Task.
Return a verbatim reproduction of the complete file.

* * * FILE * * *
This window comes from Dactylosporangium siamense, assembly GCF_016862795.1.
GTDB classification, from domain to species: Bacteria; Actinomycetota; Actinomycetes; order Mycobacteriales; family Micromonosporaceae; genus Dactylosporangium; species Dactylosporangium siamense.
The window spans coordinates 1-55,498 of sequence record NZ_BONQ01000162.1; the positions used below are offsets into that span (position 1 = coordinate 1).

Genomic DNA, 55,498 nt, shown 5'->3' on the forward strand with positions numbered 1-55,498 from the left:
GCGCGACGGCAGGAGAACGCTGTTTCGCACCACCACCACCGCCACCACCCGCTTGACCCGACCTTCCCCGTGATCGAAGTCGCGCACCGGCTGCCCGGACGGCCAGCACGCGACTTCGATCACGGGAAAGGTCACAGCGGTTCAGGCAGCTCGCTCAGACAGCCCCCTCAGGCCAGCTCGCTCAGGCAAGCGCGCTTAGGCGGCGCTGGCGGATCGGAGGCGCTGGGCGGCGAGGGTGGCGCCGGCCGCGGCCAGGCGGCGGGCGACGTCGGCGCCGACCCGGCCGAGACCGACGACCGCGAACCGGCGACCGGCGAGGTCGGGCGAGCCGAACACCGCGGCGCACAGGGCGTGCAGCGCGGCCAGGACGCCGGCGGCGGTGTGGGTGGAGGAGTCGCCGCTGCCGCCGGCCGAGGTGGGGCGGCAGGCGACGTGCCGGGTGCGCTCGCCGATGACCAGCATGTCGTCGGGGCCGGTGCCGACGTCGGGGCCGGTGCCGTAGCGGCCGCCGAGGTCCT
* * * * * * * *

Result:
This window comes from Dactylosporangium siamense, assembly GCF_016862795.1.
GTDB classification, from domain to species: Bacteria; Actinomycetota; Actinomycetes; order Mycobacteriales; family Micromonosporaceae; genus Dactylosporangium; species Dactylosporangium siamense.
The window spans coordinates 1-55,498 of sequence record NZ_BONQ01000162.1; the positions used below are offsets into that span (position 1 = coordinate 1).

Genomic DNA, 55,498 nt, shown 5'->3' on the forward strand with positions numbered 1-55,498 from the left:
GCGCGACGGCAGGAGAACGCTGTTTCGCACCACCACCACCGCCACCACCCGCTTGACCCGACCTTCCCCGTGATCGAAGTCGCGCACCGGCTGCCCGGACGGCCAGCACGCGACTTCGATCACGGGAAAGGTCACAGCGGTTCAGGCAGCTCGCTCAGACAGCCCCCTCAGGCCAGCTCGCTCAGGCAAGCGCGCTTAGGCGGCGCTGGCGGATCGGAGGCGCTGGGCGGCGAGGGTGGCGCCGGCCGCGGCCAGGCGGCGGGCGACGTCGGCGCCGACCCGGCCGAGACCGACGACCGCGAACCGGCGACCGGCGAGGTCGGGCGAGCCGAACACCGCGGCGCACAGGGCGTGCAGCGCGGCCAGGACGCCGGCGGCGGTGTGGGTGGAGGAGTCGCCGCTGCCGCCGGCCGAGGTGGGGCGGCAGGCGACGTGCCGGGTGCGCTCGCCGATGACCAGCATGTCGTCGGGGCCGGTGCCGACGTCGGGGCCGGTGCCGTAGCGGCCGCCGAGGTCCT